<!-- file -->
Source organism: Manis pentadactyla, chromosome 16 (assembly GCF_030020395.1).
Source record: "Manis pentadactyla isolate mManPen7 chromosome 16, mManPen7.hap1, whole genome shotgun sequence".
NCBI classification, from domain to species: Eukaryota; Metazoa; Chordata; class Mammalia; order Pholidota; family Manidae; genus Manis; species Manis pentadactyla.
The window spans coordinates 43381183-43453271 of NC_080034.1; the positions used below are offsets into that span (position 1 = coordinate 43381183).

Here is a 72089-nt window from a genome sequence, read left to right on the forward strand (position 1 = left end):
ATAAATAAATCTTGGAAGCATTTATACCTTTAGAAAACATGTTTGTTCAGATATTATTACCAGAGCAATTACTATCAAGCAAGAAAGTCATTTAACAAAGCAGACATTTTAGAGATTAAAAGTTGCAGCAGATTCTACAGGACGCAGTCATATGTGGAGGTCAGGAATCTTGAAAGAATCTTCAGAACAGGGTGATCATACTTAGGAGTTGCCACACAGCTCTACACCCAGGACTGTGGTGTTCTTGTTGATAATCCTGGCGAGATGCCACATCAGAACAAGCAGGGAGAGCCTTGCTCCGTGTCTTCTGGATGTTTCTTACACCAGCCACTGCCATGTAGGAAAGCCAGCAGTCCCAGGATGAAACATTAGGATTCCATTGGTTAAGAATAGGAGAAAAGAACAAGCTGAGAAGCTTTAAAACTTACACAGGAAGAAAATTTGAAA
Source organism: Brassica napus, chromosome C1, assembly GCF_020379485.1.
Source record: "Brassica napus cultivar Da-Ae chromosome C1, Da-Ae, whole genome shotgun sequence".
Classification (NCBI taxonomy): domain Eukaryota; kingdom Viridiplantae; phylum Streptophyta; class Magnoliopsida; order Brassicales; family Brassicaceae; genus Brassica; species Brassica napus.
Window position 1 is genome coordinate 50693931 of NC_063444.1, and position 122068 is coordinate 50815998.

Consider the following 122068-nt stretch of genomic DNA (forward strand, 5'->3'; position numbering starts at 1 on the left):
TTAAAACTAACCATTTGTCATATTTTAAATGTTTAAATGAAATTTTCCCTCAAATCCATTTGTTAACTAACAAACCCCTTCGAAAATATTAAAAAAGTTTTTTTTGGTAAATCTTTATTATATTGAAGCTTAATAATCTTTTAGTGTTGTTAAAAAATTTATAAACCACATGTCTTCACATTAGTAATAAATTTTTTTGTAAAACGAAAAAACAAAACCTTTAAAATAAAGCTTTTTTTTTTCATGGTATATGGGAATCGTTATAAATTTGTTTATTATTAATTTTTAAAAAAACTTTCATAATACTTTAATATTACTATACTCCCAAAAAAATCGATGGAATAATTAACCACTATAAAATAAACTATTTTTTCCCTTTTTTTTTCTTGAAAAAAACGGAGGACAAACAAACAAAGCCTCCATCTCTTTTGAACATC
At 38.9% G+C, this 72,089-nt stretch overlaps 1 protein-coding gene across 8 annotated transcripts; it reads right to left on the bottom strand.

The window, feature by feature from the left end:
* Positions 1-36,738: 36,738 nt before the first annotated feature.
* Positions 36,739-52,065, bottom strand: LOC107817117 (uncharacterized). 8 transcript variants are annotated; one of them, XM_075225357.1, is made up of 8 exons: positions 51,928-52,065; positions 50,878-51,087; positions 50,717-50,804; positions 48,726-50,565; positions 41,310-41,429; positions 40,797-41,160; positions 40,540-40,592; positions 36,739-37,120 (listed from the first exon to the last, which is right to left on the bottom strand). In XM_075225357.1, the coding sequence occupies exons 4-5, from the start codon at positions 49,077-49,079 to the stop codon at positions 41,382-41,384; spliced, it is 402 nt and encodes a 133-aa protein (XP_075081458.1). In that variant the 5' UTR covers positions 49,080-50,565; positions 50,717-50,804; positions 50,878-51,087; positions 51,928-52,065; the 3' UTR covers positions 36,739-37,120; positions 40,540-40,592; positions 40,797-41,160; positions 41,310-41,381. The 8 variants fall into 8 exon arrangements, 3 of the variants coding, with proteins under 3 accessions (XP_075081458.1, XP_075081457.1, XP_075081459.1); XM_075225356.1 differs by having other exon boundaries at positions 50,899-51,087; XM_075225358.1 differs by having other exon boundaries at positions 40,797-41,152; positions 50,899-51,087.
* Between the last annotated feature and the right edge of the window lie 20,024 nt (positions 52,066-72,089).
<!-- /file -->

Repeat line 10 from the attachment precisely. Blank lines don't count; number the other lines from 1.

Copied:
Window position 1 is genome coordinate 50693931 of NC_063444.1, and position 122068 is coordinate 50815998.